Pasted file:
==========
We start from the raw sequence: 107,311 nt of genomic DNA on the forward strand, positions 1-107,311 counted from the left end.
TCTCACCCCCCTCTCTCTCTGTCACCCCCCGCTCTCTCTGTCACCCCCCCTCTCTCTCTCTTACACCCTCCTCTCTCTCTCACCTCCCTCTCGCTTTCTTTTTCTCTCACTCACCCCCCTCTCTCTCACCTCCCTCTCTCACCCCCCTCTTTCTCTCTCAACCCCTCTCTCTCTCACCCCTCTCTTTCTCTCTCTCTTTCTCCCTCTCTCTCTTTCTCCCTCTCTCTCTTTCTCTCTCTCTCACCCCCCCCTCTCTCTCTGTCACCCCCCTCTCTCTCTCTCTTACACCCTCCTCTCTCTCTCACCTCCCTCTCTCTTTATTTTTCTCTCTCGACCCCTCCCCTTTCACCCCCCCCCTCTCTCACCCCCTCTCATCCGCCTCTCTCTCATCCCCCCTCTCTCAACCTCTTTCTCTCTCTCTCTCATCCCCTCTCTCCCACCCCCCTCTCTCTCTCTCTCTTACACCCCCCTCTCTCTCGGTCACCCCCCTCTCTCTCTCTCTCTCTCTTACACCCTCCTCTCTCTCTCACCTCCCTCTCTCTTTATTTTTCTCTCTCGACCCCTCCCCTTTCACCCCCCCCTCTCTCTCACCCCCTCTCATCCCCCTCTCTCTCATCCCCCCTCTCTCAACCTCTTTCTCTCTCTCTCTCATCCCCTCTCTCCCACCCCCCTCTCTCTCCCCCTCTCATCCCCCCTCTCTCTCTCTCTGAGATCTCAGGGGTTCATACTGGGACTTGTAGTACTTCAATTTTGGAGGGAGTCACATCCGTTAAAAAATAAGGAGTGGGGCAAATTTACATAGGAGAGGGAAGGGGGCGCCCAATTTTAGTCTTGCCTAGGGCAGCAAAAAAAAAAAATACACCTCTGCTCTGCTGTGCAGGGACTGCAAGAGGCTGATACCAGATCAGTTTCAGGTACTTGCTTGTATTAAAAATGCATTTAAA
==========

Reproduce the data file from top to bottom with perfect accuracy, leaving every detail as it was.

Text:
We start from the raw sequence: 107,311 nt of genomic DNA on the forward strand, positions 1-107,311 counted from the left end.
TCTCACCCCCCTCTCTCTCTGTCACCCCCCGCTCTCTCTGTCACCCCCCCTCTCTCTCTCTTACACCCTCCTCTCTCTCTCACCTCCCTCTCGCTTTCTTTTTCTCTCACTCACCCCCCTCTCTCTCACCTCCCTCTCTCACCCCCCTCTTTCTCTCTCAACCCCTCTCTCTCTCACCCCTCTCTTTCTCTCTCTCTTTCTCCCTCTCTCTCTTTCTCCCTCTCTCTCTTTCTCTCTCTCTCACCCCCCCCTCTCTCTCTGTCACCCCCCTCTCTCTCTCTCTTACACCCTCCTCTCTCTCTCACCTCCCTCTCTCTTTATTTTTCTCTCTCGACCCCTCCCCTTTCACCCCCCCCCTCTCTCACCCCCTCTCATCCGCCTCTCTCTCATCCCCCCTCTCTCAACCTCTTTCTCTCTCTCTCTCATCCCCTCTCTCCCACCCCCCTCTCTCTCTCTCTCTTACACCCCCCTCTCTCTCGGTCACCCCCCTCTCTCTCTCTCTCTCTCTTACACCCTCCTCTCTCTCTCACCTCCCTCTCTCTTTATTTTTCTCTCTCGACCCCTCCCCTTTCACCCCCCCCTCTCTCTCACCCCCTCTCATCCCCCTCTCTCTCATCCCCCCTCTCTCAACCTCTTTCTCTCTCTCTCTCATCCCCTCTCTCCCACCCCCCTCTCTCTCCCCCTCTCATCCCCCCTCTCTCTCTCTCTGAGATCTCAGGGGTTCATACTGGGACTTGTAGTACTTCAATTTTGGAGGGAGTCACATCCGTTAAAAAATAAGGAGTGGGGCAAATTTACATAGGAGAGGGAAGGGGGCGCCCAATTTTAGTCTTGCCTAGGGCAGCAAAAAAAAAAAATACACCTCTGCTCTGCTGTGCAGGGACTGCAAGAGGCTGATACCAGATCAGTTTCAGGTACTTGCTTGTATTAAAAATGCATTTAAA